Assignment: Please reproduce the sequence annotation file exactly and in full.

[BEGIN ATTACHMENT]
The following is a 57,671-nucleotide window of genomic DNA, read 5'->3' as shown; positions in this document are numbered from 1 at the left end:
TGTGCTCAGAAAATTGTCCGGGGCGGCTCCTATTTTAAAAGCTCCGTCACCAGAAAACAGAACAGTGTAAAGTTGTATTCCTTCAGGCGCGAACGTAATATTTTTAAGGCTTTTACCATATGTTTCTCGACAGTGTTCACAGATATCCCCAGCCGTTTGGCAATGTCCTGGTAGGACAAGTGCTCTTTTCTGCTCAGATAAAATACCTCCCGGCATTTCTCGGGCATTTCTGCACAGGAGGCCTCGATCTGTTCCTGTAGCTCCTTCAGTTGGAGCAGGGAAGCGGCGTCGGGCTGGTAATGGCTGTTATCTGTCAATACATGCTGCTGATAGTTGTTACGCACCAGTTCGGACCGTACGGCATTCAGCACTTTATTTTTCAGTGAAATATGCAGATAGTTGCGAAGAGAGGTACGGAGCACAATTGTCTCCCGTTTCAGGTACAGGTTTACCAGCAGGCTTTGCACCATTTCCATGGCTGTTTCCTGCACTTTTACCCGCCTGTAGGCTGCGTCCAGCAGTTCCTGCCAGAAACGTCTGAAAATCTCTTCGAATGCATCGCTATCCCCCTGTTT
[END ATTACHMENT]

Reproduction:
The following is a 57,671-nucleotide window of genomic DNA, read 5'->3' as shown; positions in this document are numbered from 1 at the left end:
TGTGCTCAGAAAATTGTCCGGGGCGGCTCCTATTTTAAAAGCTCCGTCACCAGAAAACAGAACAGTGTAAAGTTGTATTCCTTCAGGCGCGAACGTAATATTTTTAAGGCTTTTACCATATGTTTCTCGACAGTGTTCACAGATATCCCCAGCCGTTTGGCAATGTCCTGGTAGGACAAGTGCTCTTTTCTGCTCAGATAAAATACCTCCCGGCATTTCTCGGGCATTTCTGCACAGGAGGCCTCGATCTGTTCCTGTAGCTCCTTCAGTTGGAGCAGGGAAGCGGCGTCGGGCTGGTAATGGCTGTTATCTGTCAATACATGCTGCTGATAGTTGTTACGCACCAGTTCGGACCGTACGGCATTCAGCACTTTATTTTTCAGTGAAATATGCAGATAGTTGCGAAGAGAGGTACGGAGCACAATTGTCTCCCGTTTCAGGTACAGGTTTACCAGCAGGCTTTGCACCATTTCCATGGCTGTTTCCTGCACTTTTACCCGCCTGTAGGCTGCGTCCAGCAGTTCCTGCCAGAAACGTCTGAAAATCTCTTCGAATGCATCGCTATCCCCCTGTTT